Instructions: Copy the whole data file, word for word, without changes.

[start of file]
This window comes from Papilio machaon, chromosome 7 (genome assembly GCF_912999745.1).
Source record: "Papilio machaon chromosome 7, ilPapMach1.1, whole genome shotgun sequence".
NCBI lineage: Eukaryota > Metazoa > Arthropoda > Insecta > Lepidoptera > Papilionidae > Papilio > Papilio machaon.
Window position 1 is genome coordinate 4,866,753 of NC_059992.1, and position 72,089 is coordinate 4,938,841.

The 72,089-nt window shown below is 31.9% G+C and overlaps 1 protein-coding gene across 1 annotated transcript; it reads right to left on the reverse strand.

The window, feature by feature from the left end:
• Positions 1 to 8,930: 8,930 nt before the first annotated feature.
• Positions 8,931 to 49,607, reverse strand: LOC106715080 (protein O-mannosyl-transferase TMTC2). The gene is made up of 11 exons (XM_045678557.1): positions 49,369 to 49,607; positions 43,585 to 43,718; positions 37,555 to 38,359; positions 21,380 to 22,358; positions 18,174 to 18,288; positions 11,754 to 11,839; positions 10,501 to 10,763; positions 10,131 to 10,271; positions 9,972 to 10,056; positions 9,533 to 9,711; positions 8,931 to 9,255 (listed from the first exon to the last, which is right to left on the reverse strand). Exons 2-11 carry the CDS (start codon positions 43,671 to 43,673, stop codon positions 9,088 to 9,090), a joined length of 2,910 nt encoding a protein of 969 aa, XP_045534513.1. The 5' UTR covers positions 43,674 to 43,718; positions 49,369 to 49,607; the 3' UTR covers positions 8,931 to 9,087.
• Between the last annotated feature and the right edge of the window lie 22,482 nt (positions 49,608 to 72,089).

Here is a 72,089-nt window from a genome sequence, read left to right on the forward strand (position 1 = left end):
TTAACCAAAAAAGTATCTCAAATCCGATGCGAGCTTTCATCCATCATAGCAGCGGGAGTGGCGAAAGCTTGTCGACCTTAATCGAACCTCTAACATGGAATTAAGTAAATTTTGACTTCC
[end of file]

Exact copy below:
This window comes from Papilio machaon, chromosome 7 (genome assembly GCF_912999745.1).
Source record: "Papilio machaon chromosome 7, ilPapMach1.1, whole genome shotgun sequence".
NCBI lineage: Eukaryota > Metazoa > Arthropoda > Insecta > Lepidoptera > Papilionidae > Papilio > Papilio machaon.
Window position 1 is genome coordinate 4,866,753 of NC_059992.1, and position 72,089 is coordinate 4,938,841.

The 72,089-nt window shown below is 31.9% G+C and overlaps 1 protein-coding gene across 1 annotated transcript; it reads right to left on the reverse strand.

The window, feature by feature from the left end:
• Positions 1 to 8,930: 8,930 nt before the first annotated feature.
• Positions 8,931 to 49,607, reverse strand: LOC106715080 (protein O-mannosyl-transferase TMTC2). The gene is made up of 11 exons (XM_045678557.1): positions 49,369 to 49,607; positions 43,585 to 43,718; positions 37,555 to 38,359; positions 21,380 to 22,358; positions 18,174 to 18,288; positions 11,754 to 11,839; positions 10,501 to 10,763; positions 10,131 to 10,271; positions 9,972 to 10,056; positions 9,533 to 9,711; positions 8,931 to 9,255 (listed from the first exon to the last, which is right to left on the reverse strand). Exons 2-11 carry the CDS (start codon positions 43,671 to 43,673, stop codon positions 9,088 to 9,090), a joined length of 2,910 nt encoding a protein of 969 aa, XP_045534513.1. The 5' UTR covers positions 43,674 to 43,718; positions 49,369 to 49,607; the 3' UTR covers positions 8,931 to 9,087.
• Between the last annotated feature and the right edge of the window lie 22,482 nt (positions 49,608 to 72,089).

Here is a 72,089-nt window from a genome sequence, read left to right on the forward strand (position 1 = left end):
TTAACCAAAAAAGTATCTCAAATCCGATGCGAGCTTTCATCCATCATAGCAGCGGGAGTGGCGAAAGCTTGTCGACCTTAATCGAACCTCTAACATGGAATTAAGTAAATTTTGACTTCC